With space activities ramping up in anticipation of NASA’s ambitious plans to return to the Moon and eventually Mars, blockchain could have a crucial role to play in the resurgent space industry, experts say.
“If you gaze a little bit into the future and imagine a whole supply chain based on celestial body resources, that’s easy to envision, especially if transactions are negotiated between robots,” said Brian Israel, lecturer of space and blockchain law at UC Berkeley School of Law, in a video interview with Decrypt media partner Forkast.News.
Blockchain and space mining
With NASA’s recent announcement of its search for companies willing to go to the Moon and retrieve samples by 2024, it may not be long before blockchain is involved.
“The ability to conduct in-situ resources utilization (ISRU) will be incredibly important on Mars, which is why we must proceed with alacrity to develop techniques and gain experience with ISRU on the surface of the Moon,” said NASA administrator Jim Bridenstine in a statement.
Experts believe that blockchain could assist future activities in space including supply chain security, governance, and more.
“We are going to find things on the Moon that are of immense value or marketable value to businesses and people back here on Earth,” retired Canadia astronaut Chris Hadfield told Forkast.News in a recent interview. “That is where we need to be forward-thinking: how are we going to be able to set up structurally to support that?”
Hadfield added that the development of the space industry presents “a great opportunity for blockchain.”
Decentralized governance in space
Blockchain could also have an important role in creating rules of operation in outer space, particularly relevant since the Outer Space Treaty of 1967 limits the jurisdictions of countries to Earth. How would companies operating on the Moon, Mars, or beyond interact with each other without a supervising authority in space?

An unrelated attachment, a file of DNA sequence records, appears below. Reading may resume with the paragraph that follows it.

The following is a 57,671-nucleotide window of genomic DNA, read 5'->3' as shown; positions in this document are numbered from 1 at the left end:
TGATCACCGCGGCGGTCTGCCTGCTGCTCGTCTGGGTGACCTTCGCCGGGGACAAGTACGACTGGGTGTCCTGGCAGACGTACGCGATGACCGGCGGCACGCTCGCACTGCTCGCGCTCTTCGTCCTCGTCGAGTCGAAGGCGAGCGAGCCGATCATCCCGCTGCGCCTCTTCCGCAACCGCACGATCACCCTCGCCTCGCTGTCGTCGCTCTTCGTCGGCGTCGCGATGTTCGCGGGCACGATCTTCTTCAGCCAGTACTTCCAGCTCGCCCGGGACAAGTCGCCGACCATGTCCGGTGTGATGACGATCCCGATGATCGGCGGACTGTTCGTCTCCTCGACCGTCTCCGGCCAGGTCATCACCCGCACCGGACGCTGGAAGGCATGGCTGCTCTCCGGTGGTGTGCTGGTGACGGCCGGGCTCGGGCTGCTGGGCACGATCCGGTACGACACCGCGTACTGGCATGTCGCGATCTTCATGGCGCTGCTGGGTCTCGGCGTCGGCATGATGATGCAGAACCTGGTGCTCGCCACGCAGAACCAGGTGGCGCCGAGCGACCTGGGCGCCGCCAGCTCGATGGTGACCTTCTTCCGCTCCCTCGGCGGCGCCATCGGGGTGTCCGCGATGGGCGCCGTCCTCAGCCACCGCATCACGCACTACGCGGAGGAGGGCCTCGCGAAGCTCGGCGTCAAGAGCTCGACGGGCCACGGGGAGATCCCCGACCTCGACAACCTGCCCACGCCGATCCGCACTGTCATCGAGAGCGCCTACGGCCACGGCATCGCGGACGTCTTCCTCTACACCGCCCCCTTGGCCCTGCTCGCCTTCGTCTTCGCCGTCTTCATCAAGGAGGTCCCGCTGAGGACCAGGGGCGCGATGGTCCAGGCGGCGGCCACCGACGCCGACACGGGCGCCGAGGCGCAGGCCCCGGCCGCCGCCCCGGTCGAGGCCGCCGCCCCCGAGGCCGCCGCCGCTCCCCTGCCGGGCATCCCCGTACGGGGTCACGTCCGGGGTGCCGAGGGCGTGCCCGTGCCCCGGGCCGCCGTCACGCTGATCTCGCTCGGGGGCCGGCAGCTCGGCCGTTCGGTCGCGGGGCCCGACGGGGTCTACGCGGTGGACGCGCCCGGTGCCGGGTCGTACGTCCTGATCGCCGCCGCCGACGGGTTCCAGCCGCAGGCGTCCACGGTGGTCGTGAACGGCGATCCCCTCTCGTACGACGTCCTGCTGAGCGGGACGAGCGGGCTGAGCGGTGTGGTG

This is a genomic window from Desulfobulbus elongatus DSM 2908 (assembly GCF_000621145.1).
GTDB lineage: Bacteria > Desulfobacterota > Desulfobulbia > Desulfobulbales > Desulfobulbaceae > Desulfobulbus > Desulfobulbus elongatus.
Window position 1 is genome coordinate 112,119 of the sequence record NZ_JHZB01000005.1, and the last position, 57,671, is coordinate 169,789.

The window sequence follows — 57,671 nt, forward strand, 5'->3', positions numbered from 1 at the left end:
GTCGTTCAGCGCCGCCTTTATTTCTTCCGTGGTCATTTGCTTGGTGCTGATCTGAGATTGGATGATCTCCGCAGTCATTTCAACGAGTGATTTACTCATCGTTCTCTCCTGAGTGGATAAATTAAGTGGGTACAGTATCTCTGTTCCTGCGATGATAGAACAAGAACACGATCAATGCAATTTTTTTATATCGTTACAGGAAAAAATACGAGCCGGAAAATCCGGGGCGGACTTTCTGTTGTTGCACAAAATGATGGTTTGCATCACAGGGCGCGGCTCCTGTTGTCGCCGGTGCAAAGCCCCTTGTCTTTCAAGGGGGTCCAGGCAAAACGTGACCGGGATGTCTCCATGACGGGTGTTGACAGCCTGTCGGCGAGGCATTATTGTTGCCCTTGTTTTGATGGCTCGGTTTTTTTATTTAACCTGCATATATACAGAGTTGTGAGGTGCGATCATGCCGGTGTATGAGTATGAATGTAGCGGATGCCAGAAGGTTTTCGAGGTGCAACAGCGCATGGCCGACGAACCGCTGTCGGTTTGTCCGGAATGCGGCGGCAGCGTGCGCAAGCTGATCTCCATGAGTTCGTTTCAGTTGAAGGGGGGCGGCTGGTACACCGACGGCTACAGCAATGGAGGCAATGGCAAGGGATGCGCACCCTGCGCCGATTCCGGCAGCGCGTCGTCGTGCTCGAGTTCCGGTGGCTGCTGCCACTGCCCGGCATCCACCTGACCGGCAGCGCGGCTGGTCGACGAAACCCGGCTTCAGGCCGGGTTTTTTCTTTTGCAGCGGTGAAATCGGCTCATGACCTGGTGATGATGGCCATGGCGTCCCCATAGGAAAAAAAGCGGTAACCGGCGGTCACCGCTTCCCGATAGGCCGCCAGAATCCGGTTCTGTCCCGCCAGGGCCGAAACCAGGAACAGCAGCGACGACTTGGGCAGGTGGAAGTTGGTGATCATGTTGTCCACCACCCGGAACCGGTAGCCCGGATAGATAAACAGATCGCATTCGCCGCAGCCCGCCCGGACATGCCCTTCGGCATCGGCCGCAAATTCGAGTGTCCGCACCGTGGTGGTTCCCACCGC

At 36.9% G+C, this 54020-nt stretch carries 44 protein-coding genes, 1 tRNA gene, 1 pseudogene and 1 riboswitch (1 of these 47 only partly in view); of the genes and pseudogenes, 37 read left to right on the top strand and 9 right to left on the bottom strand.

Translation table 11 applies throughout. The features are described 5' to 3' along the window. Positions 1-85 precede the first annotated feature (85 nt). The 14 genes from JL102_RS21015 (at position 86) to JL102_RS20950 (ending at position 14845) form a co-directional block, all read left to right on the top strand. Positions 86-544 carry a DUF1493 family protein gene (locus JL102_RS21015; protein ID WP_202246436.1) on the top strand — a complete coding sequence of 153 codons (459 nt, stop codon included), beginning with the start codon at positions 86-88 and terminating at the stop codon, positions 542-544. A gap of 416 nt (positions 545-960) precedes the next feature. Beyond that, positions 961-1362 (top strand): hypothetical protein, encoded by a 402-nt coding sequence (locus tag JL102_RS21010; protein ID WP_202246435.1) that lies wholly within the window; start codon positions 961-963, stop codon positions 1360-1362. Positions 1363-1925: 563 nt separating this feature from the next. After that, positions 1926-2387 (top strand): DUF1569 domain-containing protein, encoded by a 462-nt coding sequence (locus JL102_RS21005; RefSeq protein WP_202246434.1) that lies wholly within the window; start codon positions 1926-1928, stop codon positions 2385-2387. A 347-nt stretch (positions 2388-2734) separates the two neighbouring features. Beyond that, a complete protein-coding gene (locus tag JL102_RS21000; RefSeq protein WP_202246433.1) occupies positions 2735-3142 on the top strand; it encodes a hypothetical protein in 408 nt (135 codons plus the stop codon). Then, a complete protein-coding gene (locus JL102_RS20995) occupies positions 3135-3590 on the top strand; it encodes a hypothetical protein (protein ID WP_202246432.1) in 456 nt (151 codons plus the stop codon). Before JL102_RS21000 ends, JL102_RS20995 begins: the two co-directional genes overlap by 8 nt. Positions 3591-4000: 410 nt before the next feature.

A future consortium of companies engaged in space activities managed by smart contracts could be the answer. According to Israel, space governance could be guided by three layers of space law—inter- and intra-governmental policies and a private rules-based system operating within the scope of the laws set up by governments on Earth.
“As I consider the likely trajectories of space activities and blockchain technologies and contemplate a ‘full stack’ of space governance layers, I envision a new layer,” Israel explained, in a lecture.
He explained that “Space Governance 3.0 will be inter-operator: private law regimes constructed from contracts between spacecraft operators (and spacecraft, in some cases) in which all space actors, public and private, play on a level field.”
For this smart-contract governance system to work, it may require parties to lock up a substantial amount of value to the consortium as part of their contracts in order to comply with rules—as well as deal with potential penalties.
Ultimately, the role of blockchain applied to space ventures has yet to be determined, but its properties of decentralization in space could become an important aspect of future considerations.
As the technology matures, Israel argued, smart contracts could “enable satellite operators to make enforceable commitments to each other—almost to self-regulate.”
This story was produced in collaboration with our friends at Forkast, a content platform focused on emerging technology at the intersection of business, economy, and politics, from Asia to the world.
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